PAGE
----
Epidemiology of Sudden Death in Young, Competitive Athletes Due to Blunt Trauma
BACKGROUND: Sudden deaths of young competitive athletes are highly visible events that have a substantial effect on families and communities. Recent attention has focused predominantly on cardiovascular causes, and less on traumatic organ damage.
OBJECTIVE: To define the clinical profile, epidemiology, and frequency of trauma-related deaths in young US athletes.
METHODS: We analyzed the 30-year US National Registry of Sudden Death in Young Athletes (1980–2009) by using systematic identification and tracking strategies.
RESULTS: Of 1827 deaths of athletes aged 21 years or younger, 261 (14%) were caused by trauma-related injuries, usually involving the head and/or neck (mean: 16 ± 2 years; 90% male) in 22 sports. The highest number of events in a single year was 16 (1986), with an average of 9 per year throughout 30 years. The mortality rate was 0.11 in 100 000 participations (95% confidence interval: 0.08–0.15). The largest number of deaths was in football (148 [57%]), including 17 high school athletes who sustained concussions shortly before fatal head trauma (“second-impact syndrome”). Football deaths were more frequent in defensive players, although the single most common position involved was running back (61% of offensive players).
CONCLUSIONS: In a large community-based national registry, sudden deaths caused by blunt trauma in young athletes aged 21 years or younger were relatively uncommon with 16 or fewer per year, about fourfold less than cardiovascular deaths. These fatalities were most frequent in football, and an important proportion of deaths after head blows in high school football were associated with a recent history of symptomatic concussion.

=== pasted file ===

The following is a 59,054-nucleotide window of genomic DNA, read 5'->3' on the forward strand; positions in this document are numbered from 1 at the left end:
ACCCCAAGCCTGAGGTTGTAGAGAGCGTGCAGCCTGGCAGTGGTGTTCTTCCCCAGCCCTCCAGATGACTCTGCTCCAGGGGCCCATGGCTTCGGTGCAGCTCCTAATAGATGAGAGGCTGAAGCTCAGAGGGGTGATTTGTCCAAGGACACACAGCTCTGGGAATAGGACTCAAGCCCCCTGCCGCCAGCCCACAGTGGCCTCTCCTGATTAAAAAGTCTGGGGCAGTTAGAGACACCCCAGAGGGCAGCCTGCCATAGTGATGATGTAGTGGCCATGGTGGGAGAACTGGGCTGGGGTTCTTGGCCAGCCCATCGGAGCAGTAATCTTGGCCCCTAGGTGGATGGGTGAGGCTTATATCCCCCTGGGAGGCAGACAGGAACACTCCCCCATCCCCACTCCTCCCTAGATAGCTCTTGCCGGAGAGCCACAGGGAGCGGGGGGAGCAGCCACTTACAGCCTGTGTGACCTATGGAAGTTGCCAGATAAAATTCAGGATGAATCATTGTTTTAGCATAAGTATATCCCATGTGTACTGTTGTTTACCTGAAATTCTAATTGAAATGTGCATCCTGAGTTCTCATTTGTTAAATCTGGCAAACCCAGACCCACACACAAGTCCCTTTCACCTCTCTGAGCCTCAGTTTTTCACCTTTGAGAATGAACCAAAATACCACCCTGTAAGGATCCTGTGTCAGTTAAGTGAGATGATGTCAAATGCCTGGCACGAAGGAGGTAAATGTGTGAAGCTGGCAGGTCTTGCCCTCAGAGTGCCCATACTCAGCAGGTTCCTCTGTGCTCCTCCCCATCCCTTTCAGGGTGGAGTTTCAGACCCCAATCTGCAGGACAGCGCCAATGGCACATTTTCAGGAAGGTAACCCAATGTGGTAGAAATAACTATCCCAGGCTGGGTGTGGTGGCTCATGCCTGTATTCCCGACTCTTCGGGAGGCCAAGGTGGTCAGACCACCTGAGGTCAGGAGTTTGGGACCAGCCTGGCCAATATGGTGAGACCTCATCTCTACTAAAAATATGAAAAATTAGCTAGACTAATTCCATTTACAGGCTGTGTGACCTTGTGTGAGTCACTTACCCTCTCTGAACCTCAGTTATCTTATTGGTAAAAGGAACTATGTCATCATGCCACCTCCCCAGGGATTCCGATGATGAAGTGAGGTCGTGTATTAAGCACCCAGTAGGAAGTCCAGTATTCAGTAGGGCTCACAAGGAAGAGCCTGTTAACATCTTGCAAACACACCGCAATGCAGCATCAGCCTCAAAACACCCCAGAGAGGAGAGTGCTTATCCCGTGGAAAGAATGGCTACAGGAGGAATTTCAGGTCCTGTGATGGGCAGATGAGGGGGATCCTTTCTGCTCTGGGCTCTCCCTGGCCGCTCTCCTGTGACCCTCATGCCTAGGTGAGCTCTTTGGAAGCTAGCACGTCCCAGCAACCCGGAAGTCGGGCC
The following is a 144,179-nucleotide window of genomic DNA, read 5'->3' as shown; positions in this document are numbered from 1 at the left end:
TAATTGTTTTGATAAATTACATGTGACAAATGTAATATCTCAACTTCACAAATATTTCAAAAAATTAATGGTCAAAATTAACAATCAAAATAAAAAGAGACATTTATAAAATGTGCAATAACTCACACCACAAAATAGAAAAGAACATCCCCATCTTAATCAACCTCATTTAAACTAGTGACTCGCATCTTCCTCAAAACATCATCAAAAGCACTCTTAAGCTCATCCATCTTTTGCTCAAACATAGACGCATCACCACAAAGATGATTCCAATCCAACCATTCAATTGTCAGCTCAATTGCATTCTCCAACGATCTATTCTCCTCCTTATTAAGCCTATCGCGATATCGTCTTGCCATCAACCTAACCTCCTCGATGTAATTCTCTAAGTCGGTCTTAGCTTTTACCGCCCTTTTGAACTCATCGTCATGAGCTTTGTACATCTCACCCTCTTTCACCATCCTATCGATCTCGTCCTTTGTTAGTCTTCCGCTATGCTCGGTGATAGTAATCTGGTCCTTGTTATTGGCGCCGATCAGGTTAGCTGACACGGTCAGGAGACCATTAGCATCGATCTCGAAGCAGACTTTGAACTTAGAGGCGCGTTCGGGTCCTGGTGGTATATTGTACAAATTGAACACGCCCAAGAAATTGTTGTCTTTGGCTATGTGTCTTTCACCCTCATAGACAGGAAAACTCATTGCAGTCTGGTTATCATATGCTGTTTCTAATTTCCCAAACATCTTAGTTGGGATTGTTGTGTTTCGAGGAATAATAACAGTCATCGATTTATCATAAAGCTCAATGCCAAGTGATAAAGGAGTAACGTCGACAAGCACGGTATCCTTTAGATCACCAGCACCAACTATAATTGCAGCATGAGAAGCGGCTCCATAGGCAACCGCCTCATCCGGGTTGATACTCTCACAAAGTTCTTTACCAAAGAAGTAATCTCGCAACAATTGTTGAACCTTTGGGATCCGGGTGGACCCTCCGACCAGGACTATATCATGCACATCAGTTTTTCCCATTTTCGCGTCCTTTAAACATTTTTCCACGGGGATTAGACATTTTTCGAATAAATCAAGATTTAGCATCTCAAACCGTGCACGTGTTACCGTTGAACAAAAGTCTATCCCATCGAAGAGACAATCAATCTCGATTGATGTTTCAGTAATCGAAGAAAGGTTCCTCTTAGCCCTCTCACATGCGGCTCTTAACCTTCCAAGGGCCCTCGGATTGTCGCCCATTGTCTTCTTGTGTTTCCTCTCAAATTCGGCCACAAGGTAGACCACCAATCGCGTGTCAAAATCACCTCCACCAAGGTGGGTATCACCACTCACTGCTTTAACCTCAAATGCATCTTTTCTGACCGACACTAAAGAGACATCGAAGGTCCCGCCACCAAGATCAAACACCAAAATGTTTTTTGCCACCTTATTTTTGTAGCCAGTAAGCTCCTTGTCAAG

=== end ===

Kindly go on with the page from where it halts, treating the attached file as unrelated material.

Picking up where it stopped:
WHAT'S KNOWN ON THIS SUBJECT:
Fatalities caused by blunt trauma are known to occur in children and adolescents in a variety of circumstances, including while engaged in competitive in sports.
WHAT THIS STUDY ADDS:
This unique national database provides a prevalence for trauma-related catastrophes in children, adolescents, and young adults aged 21 or younger; establishes the epidemiology of events for which football conveys highest risk; and provides visibility to underrecognized mortality risks associated with “second-impact syndrome.”
Although participation in competitive athletics is usually regarded as healthy and safe, athletes are nevertheless subject to an unpredictable risk for sudden death while engaging in a variety of sports.1 Although most data regarding these tragic events has focused on cardiovascular causes,2,–,4 other risks of the athletic field involve trauma-related injuries5 or commotio cordis.6 Most previous reports of blunt trauma that cause structural organ damage have been tabulated during relatively short time periods, often including early eras of risk or largely confined to nonfatal events in small cohorts, and in single sports.5,7,–,12 In addition, the risks associated with previous head blows and concussions have been the subject of substantial recent attention in the media and medical literature.13,–,27 For these reasons, we believe it is timely to interrogate our large US national registry, assembled throughout 30 years, to assess the epidemiology and frequency of trauma-related sudden deaths in children, adolescents, and young adults aged 21 years and younger engaged in competitive athletics, compared with the incidence of those events caused by cardiovascular disease over the same period.